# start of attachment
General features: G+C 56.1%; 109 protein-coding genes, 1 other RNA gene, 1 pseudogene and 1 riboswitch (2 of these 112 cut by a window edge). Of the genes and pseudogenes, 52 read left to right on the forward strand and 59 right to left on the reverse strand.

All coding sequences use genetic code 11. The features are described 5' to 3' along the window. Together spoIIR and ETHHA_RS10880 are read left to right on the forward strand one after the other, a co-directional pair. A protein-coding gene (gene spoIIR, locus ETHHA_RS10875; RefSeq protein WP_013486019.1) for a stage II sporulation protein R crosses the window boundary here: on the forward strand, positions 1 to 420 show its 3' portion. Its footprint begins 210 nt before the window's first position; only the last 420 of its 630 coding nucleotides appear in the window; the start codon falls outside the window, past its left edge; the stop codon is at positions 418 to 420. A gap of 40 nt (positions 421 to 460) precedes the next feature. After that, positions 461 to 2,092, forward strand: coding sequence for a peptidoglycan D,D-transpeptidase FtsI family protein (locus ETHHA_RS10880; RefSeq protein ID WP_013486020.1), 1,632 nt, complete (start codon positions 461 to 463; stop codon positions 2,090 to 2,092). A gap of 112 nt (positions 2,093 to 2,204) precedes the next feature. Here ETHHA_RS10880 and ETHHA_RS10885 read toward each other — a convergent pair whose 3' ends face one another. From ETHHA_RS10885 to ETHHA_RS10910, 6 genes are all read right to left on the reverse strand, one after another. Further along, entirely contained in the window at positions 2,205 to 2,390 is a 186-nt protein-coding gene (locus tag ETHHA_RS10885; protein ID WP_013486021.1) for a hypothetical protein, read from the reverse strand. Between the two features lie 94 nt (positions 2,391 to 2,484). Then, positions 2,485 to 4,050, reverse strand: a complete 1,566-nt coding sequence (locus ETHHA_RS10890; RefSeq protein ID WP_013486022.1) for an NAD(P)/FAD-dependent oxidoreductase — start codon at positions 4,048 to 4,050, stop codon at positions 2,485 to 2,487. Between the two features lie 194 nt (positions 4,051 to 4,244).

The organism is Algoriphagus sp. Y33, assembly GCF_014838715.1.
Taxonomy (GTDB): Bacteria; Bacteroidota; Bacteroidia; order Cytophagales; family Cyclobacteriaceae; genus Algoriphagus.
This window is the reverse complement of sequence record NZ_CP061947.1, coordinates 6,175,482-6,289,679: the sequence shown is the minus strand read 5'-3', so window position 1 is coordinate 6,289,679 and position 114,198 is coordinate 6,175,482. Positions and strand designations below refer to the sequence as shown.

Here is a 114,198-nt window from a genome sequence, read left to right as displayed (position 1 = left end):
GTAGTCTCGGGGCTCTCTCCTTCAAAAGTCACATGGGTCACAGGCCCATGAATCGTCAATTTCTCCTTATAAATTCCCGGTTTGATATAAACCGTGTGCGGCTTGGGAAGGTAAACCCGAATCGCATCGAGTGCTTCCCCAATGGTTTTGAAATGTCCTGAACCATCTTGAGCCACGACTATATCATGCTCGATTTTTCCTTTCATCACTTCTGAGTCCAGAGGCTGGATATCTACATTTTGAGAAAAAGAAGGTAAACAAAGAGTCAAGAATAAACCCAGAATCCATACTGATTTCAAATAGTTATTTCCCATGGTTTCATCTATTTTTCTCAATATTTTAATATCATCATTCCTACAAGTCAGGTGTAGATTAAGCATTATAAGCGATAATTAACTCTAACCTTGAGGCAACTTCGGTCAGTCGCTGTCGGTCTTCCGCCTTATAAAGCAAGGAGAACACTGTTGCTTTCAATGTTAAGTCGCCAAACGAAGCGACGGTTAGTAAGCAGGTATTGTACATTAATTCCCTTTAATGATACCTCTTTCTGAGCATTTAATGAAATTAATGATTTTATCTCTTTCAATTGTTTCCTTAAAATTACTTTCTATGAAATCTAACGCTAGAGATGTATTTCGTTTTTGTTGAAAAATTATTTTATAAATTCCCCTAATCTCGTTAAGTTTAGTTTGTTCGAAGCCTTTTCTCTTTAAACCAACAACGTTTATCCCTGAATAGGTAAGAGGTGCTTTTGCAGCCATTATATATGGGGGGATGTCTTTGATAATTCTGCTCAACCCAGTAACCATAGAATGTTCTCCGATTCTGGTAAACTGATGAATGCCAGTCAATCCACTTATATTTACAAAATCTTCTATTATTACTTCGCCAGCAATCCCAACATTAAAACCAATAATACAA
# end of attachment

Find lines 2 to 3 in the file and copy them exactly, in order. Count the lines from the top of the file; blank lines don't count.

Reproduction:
All coding sequences use genetic code 11. The features are described 5' to 3' along the window. Together spoIIR and ETHHA_RS10880 are read left to right on the forward strand one after the other, a co-directional pair. A protein-coding gene (gene spoIIR, locus ETHHA_RS10875; RefSeq protein WP_013486019.1) for a stage II sporulation protein R crosses the window boundary here: on the forward strand, positions 1 to 420 show its 3' portion. Its footprint begins 210 nt before the window's first position; only the last 420 of its 630 coding nucleotides appear in the window; the start codon falls outside the window, past its left edge; the stop codon is at positions 418 to 420. A gap of 40 nt (positions 421 to 460) precedes the next feature. After that, positions 461 to 2,092, forward strand: coding sequence for a peptidoglycan D,D-transpeptidase FtsI family protein (locus ETHHA_RS10880; RefSeq protein ID WP_013486020.1), 1,632 nt, complete (start codon positions 461 to 463; stop codon positions 2,090 to 2,092). A gap of 112 nt (positions 2,093 to 2,204) precedes the next feature. Here ETHHA_RS10880 and ETHHA_RS10885 read toward each other — a convergent pair whose 3' ends face one another. From ETHHA_RS10885 to ETHHA_RS10910, 6 genes are all read right to left on the reverse strand, one after another. Further along, entirely contained in the window at positions 2,205 to 2,390 is a 186-nt protein-coding gene (locus tag ETHHA_RS10885; protein ID WP_013486021.1) for a hypothetical protein, read from the reverse strand. Between the two features lie 94 nt (positions 2,391 to 2,484). Then, positions 2,485 to 4,050, reverse strand: a complete 1,566-nt coding sequence (locus ETHHA_RS10890; RefSeq protein ID WP_013486022.1) for an NAD(P)/FAD-dependent oxidoreductase — start codon at positions 4,048 to 4,050, stop codon at positions 2,485 to 2,487. Between the two features lie 194 nt (positions 4,051 to 4,244).

The organism is Algoriphagus sp. Y33, assembly GCF_014838715.1.